In the fall of 1995, United Steelworkers Secretary-Treasurer Leo Gerard called us together to form a working group to examine the dynamics behind the continuing job loss in our nation's industries. Layoffs have reached 43 million jobs since 1979. Since that first gathering, we have met regularly to identify the source of this downward spiral of good paying jobs. We found that despite record short-term profits of U.S. corporations, working families see their real wages fall as they work harder and more productively. Often they must work at more than one job to make ends meet. While shareholders applaud the rich rewards this system provides to them, we believe that it often undermines companies' long-term growth. Alternatively, we found that the medium-sized firms where a growing proportion of industrial union members work are being passed over by investors for overseas projects. We were outraged at the short-term mentality gripping the financial markets and Corporate America. It has put the $5 trillion in workers' own pension funds in the position of fueling the continuing spiral of corporate mergers and downsizing, and contributing to the loss of our manufacturing base.
We then debated a range of strategies through which unions and their communities could begin to put an end to this hemorrhaging, and take action to put our money in support of long-term, quality jobs. We identified the tremendous opportunities for job growth and investment if workers controlled their own capital. We saw many U.S. unions successfully developing and implementing long-term investment and shareholder policies for their own pension funds. We recognized the dual importance of manufacturing and advanced labor-management relations in the economy. We saw that in Canada, unions, workers and provincial governments had created new investment vehicles which mobilized more than $3 billion to reinvest in regional manufacturing enterprises, and considered how to apply their model in the United States. We saw that if we could forgo the quick-fix, short-term, near-sighted destructive approach that has gripped the financial community, and instead begin to design our own productive investment approaches to fund the jobs and industries of tomorrow, it would signal a significant change in the future of the nation.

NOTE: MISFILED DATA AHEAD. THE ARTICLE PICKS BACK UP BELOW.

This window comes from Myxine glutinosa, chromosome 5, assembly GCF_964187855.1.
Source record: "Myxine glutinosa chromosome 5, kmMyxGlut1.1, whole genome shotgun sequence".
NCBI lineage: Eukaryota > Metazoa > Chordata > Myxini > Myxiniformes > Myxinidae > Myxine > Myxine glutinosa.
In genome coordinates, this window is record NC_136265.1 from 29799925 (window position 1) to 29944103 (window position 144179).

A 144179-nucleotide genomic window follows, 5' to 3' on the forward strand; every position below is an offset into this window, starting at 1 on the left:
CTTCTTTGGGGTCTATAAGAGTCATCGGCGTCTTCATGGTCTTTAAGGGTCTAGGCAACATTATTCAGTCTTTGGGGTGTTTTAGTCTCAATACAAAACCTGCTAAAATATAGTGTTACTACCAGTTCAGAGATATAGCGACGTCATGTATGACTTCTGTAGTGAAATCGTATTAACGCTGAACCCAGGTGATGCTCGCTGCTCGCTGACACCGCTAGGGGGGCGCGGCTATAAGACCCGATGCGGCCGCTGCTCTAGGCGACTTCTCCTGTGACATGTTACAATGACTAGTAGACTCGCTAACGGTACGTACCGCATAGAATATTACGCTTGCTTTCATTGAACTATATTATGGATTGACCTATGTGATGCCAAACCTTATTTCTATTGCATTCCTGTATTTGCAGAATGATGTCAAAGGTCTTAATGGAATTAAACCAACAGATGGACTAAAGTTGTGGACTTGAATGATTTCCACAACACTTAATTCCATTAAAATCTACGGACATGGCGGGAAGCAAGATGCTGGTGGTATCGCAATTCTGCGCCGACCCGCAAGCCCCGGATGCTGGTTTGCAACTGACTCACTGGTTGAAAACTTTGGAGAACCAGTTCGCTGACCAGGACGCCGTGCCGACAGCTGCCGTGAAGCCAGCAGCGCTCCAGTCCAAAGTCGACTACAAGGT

We want to take the opportunity of the Industrial Heartland Labor Investment Forum to share our findings. Through the following research and our presentations, we hope to raise public awareness of the impact of disinvestment and misinvestment of workers' money, and to broaden our discussion to the forum participants on how to mobilize worker and community sources of capital to build a long-term plan for our capital that preserves the nation's economic foundation. This is the beginning of a long-term process. We welcome you to join us.
Industrial Heartland Labor Investment Forum Working Group